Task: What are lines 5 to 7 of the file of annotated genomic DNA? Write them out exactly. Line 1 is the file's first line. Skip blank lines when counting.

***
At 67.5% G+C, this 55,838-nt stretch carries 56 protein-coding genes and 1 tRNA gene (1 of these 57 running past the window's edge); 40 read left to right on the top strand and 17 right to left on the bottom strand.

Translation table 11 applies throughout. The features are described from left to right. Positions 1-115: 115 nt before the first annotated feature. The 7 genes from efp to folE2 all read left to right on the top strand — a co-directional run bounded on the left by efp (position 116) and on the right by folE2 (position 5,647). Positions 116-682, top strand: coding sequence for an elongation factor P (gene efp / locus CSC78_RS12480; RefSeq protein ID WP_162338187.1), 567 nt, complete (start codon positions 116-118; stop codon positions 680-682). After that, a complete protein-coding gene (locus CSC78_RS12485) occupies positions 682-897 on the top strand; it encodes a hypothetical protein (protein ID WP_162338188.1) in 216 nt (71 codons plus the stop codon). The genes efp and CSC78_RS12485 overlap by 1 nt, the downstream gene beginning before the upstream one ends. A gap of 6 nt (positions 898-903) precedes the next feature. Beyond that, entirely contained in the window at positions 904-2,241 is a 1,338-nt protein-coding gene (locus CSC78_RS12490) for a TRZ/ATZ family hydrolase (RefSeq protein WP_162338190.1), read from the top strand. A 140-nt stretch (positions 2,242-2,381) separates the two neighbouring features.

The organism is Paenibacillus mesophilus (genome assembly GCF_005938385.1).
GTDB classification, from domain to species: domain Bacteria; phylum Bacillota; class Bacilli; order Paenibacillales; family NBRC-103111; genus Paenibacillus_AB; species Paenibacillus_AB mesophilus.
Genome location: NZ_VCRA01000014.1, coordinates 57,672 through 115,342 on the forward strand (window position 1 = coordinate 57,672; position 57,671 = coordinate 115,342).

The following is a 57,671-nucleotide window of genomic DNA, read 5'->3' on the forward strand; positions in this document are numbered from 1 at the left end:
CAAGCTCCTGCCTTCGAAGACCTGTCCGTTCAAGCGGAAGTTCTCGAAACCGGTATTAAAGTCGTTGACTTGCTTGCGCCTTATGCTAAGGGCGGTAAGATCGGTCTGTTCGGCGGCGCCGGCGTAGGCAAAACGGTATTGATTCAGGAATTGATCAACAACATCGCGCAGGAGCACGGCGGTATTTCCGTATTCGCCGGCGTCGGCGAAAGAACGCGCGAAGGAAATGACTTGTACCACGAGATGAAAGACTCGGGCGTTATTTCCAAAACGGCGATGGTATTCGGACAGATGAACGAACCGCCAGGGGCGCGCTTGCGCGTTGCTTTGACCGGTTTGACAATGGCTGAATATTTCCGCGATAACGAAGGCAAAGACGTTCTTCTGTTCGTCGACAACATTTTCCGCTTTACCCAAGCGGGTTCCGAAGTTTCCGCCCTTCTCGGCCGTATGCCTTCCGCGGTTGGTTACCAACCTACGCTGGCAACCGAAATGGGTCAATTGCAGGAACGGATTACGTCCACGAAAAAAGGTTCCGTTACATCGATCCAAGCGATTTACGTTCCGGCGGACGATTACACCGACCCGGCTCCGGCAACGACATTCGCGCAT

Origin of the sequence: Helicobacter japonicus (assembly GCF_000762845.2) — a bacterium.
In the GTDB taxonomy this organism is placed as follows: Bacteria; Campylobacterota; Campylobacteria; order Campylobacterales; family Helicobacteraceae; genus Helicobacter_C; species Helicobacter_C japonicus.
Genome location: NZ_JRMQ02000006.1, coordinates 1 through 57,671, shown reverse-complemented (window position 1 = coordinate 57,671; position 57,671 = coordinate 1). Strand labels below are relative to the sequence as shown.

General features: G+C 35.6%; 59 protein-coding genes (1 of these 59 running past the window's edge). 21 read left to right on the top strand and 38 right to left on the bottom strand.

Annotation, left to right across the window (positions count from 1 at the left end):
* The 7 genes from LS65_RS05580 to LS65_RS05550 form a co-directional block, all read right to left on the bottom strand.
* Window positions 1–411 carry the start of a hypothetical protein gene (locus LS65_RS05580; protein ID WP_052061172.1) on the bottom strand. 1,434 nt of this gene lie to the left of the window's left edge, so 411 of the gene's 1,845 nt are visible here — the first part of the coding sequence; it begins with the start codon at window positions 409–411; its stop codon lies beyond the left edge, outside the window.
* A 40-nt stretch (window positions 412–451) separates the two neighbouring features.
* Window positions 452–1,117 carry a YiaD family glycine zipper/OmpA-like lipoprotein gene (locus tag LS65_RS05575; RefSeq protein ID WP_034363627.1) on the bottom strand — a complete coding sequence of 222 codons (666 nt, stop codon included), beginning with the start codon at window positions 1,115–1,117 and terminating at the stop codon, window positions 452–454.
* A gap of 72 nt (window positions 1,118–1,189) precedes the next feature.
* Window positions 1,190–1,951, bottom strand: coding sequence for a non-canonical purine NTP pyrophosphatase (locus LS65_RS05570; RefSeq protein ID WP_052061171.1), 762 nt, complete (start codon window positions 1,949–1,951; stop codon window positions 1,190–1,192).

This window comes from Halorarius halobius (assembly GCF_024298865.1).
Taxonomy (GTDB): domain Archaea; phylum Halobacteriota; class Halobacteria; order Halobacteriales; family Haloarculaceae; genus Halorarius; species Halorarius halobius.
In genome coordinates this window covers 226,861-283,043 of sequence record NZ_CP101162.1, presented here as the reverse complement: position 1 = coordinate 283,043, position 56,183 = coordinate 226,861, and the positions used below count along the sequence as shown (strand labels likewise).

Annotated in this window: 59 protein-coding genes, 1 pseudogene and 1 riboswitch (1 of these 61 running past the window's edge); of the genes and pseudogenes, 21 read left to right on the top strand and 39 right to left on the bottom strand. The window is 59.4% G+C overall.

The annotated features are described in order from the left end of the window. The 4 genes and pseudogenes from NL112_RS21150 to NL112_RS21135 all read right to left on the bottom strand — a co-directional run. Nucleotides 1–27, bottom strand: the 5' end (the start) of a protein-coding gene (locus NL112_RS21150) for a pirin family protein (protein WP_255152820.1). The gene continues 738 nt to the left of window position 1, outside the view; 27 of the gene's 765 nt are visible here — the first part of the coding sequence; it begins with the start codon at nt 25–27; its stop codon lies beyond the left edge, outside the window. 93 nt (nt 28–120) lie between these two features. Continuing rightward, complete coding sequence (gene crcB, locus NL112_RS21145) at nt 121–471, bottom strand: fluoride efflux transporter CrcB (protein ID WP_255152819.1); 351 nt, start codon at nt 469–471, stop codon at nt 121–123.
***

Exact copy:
Genome location: NZ_VCRA01000014.1, coordinates 57,672 through 115,342 on the forward strand (window position 1 = coordinate 57,672; position 57,671 = coordinate 115,342).

The following is a 57,671-nucleotide window of genomic DNA, read 5'->3' on the forward strand; positions in this document are numbered from 1 at the left end:
CAAGCTCCTGCCTTCGAAGACCTGTCCGTTCAAGCGGAAGTTCTCGAAACCGGTATTAAAGTCGTTGACTTGCTTGCGCCTTATGCTAAGGGCGGTAAGATCGGTCTGTTCGGCGGCGCCGGCGTAGGCAAAACGGTATTGATTCAGGAATTGATCAACAACATCGCGCAGGAGCACGGCGGTATTTCCGTATTCGCCGGCGTCGGCGAAAGAACGCGCGAAGGAAATGACTTGTACCACGAGATGAAAGACTCGGGCGTTATTTCCAAAACGGCGATGGTATTCGGACAGATGAACGAACCGCCAGGGGCGCGCTTGCGCGTTGCTTTGACCGGTTTGACAATGGCTGAATATTTCCGCGATAACGAAGGCAAAGACGTTCTTCTGTTCGTCGACAACATTTTCCGCTTTACCCAAGCGGGTTCCGAAGTTTCCGCCCTTCTCGGCCGTATGCCTTCCGCGGTTGGTTACCAACCTACGCTGGCAACCGAAATGGGTCAATTGCAGGAACGGATTACGTCCACGAAAAAAGGTTCCGTTACATCGATCCAAGCGATTTACGTTCCGGCGGACGATTACACCGACCCGGCTCCGGCAACGACATTCGCGCAT